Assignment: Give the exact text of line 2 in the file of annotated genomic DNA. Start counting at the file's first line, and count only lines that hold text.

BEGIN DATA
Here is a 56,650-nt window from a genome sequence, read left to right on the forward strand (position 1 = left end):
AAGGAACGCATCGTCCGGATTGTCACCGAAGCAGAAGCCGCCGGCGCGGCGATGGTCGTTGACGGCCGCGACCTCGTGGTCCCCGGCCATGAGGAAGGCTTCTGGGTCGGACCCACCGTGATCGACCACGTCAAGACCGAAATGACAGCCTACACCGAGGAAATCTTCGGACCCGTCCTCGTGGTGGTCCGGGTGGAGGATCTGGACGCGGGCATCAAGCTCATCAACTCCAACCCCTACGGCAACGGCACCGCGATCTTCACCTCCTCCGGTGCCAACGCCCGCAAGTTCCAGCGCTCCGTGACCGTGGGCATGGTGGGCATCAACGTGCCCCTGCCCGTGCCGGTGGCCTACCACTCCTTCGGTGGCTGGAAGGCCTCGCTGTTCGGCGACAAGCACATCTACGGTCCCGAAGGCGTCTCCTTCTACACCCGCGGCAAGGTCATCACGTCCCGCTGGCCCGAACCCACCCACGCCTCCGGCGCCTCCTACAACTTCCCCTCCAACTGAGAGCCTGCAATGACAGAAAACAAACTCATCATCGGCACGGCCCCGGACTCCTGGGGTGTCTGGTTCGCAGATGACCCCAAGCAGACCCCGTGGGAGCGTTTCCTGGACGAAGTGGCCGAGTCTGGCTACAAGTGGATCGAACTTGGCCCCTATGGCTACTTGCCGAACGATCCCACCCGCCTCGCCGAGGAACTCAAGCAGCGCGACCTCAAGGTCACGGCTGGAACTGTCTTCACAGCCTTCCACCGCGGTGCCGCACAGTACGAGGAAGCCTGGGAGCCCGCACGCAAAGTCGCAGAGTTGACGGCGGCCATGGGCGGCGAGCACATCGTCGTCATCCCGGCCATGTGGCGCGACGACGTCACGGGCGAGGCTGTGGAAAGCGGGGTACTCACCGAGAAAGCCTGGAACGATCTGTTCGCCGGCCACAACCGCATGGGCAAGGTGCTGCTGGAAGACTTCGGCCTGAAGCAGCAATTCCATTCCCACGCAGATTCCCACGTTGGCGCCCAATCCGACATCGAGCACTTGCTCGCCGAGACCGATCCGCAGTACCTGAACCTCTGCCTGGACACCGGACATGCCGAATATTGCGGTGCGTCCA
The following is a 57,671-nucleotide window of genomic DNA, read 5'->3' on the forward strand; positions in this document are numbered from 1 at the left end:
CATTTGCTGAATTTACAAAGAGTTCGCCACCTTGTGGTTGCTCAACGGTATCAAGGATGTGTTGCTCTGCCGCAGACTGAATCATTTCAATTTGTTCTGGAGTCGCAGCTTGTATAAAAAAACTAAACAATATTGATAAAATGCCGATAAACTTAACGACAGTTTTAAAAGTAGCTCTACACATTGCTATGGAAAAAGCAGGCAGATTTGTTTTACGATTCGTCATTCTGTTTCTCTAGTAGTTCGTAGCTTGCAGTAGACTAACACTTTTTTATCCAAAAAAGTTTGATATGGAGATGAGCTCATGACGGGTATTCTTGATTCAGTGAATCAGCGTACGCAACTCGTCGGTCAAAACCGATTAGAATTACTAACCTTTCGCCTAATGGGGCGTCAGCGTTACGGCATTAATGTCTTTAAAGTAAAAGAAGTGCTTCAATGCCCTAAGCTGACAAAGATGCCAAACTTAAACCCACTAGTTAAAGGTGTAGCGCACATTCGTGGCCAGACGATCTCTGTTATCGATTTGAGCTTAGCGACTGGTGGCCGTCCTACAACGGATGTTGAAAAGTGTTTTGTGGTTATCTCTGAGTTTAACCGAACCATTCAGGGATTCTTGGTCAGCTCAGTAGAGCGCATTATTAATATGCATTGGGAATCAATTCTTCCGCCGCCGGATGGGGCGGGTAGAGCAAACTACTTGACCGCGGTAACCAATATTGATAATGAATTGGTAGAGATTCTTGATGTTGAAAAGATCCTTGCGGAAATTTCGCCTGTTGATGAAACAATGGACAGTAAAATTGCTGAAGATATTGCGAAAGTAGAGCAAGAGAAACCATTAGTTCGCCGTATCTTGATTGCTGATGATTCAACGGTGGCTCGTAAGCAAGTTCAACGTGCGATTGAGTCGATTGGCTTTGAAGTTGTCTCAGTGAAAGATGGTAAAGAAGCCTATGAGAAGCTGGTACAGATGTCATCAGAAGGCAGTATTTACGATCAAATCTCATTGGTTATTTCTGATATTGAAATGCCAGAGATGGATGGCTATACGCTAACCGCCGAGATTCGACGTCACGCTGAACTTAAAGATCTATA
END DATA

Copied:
AAGGAACGCATCGTCCGGATTGTCACCGAAGCAGAAGCCGCCGGCGCGGCGATGGTCGTTGACGGCCGCGACCTCGTGGTCCCCGGCCATGAGGAAGGCTTCTGGGTCGGACCCACCGTGATCGACCACGTCAAGACCGAAATGACAGCCTACACCGAGGAAATCTTCGGACCCGTCCTCGTGGTGGTCCGGGTGGAGGATCTGGACGCGGGCATCAAGCTCATCAACTCCAACCCCTACGGCAACGGCACCGCGATCTTCACCTCCTCCGGTGCCAACGCCCGCAAGTTCCAGCGCTCCGTGACCGTGGGCATGGTGGGCATCAACGTGCCCCTGCCCGTGCCGGTGGCCTACCACTCCTTCGGTGGCTGGAAGGCCTCGCTGTTCGGCGACAAGCACATCTACGGTCCCGAAGGCGTCTCCTTCTACACCCGCGGCAAGGTCATCACGTCCCGCTGGCCCGAACCCACCCACGCCTCCGGCGCCTCCTACAACTTCCCCTCCAACTGAGAGCCTGCAATGACAGAAAACAAACTCATCATCGGCACGGCCCCGGACTCCTGGGGTGTCTGGTTCGCAGATGACCCCAAGCAGACCCCGTGGGAGCGTTTCCTGGACGAAGTGGCCGAGTCTGGCTACAAGTGGATCGAACTTGGCCCCTATGGCTACTTGCCGAACGATCCCACCCGCCTCGCCGAGGAACTCAAGCAGCGCGACCTCAAGGTCACGGCTGGAACTGTCTTCACAGCCTTCCACCGCGGTGCCGCACAGTACGAGGAAGCCTGGGAGCCCGCACGCAAAGTCGCAGAGTTGACGGCGGCCATGGGCGGCGAGCACATCGTCGTCATCCCGGCCATGTGGCGCGACGACGTCACGGGCGAGGCTGTGGAAAGCGGGGTACTCACCGAGAAAGCCTGGAACGATCTGTTCGCCGGCCACAACCGCATGGGCAAGGTGCTGCTGGAAGACTTCGGCCTGAAGCAGCAATTCCATTCCCACGCAGATTCCCACGTTGGCGCCCAATCCGACATCGAGCACTTGCTCGCCGAGACCGATCCGCAGTACCTGAACCTCTGCCTGGACACCGGACATGCCGAATATTGCGGTGCGTCCA